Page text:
Lest we forget:
America is more than a place, even more than people. It is an idea with a powerful motivational influence. Sadly, death is a recurring factor. Multitudes of American war casualties rest in peace in military graves around the world ... 25 cemeteries in 10 countries. Thousands are at rest in those places and many more have been committed to the seas.
Regrettably, many are missing and their families grieve still, locked in the endless despair of the unknown. Add those in Arlington and other national cemeteries and the history of American wars is clear. Americans answered the call time after time and gave their lives to help others.
We know the tragedy of our Civil War. But, the question begs, why have we lost so many in foreign wars? We fought to keep this country free, of course, and it’s distressing to see internal strife. Outsiders have anti-America political agendas and the ill-informed obviously have no concern or knowledge about the values of this nation.
The “Silent Majority” must wonder where we have failed so many young people. They should, and they should speak up and stand up for their country now as they did in World War II. They made a difference then. They are needed now.
War has not been solely about America and its people. Through the years many of our young men and women have given their all so others could be free. They definitely made a difference. The cemeteries are a stark reminder how much it cost to break so many chains of tyranny for so many people.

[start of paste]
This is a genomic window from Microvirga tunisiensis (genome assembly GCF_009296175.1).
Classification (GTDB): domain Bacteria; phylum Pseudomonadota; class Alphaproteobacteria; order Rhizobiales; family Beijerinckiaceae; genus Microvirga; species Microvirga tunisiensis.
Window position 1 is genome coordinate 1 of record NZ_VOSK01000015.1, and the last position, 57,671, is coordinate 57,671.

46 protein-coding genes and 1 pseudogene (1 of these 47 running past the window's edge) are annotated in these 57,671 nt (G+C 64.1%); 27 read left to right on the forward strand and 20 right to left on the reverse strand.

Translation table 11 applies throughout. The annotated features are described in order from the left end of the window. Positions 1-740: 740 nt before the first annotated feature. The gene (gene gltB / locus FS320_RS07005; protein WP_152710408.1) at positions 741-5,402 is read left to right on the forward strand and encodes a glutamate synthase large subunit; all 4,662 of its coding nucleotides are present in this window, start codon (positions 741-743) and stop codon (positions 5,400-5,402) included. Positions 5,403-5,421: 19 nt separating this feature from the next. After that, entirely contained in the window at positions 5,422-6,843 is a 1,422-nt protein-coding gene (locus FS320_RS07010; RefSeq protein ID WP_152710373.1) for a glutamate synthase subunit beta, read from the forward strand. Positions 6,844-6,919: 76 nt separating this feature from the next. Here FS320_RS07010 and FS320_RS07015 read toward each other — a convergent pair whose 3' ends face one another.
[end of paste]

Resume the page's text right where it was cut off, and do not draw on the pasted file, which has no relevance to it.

The inscription below the Stars and Stripes at the Korean War Memorial in the nation’s capital leaves no doubt. It explains quite simply what America means to this world:
“Our nation honors her sons and daughters
Who answered the call to defend a country
They never knew and a people they never met.”
Americans can thank the Founding Fathers for their wisdom and courage in making the United States of America what it is and who and what we should be today … without criminals in the cities burning, looting, and creating havoc. The leaders in the 1770s put the new nation’s future on the road to become the greatest nation in history. Their words leave no doubt about what they intended:
“It’s impossible to rightly govern a nation without God and the Bible.” — George Washington
“Children should be educated and instructed on freedom.”
— John Adams
“The liberties of our country, the freedom of our civil constitution, are worth defending against all hazards. And it is our duty to defend them against all attacks.”
— Samuel Adams
“Freedom is not a gift bestowed upon us by other men, but a right that belongs to us by the laws of God and nature.” — Benjamin Franklin
Abraham Lincoln observed that destruction of the U. S., if it ever came, would not be from abroad but from within. Others had the same opinion. Ronald Reagan noted that freedom is only one generation away from extinction. We can never say we haven’t been given sufficient warning about the threats we face. They could have referred to our country today. The clairvoyance is amazing.
Did these patriots speak and act in vain? Did Americans in cemeteries all around the world die in vain? It’s not too late to heed the warnings and signs of history. When we survey the lawlessness in our streets and impudent efforts to eviscerate police forces, most of what the Founding Fathers said is an eternal reminder of the price of liberty.
Lest we forget.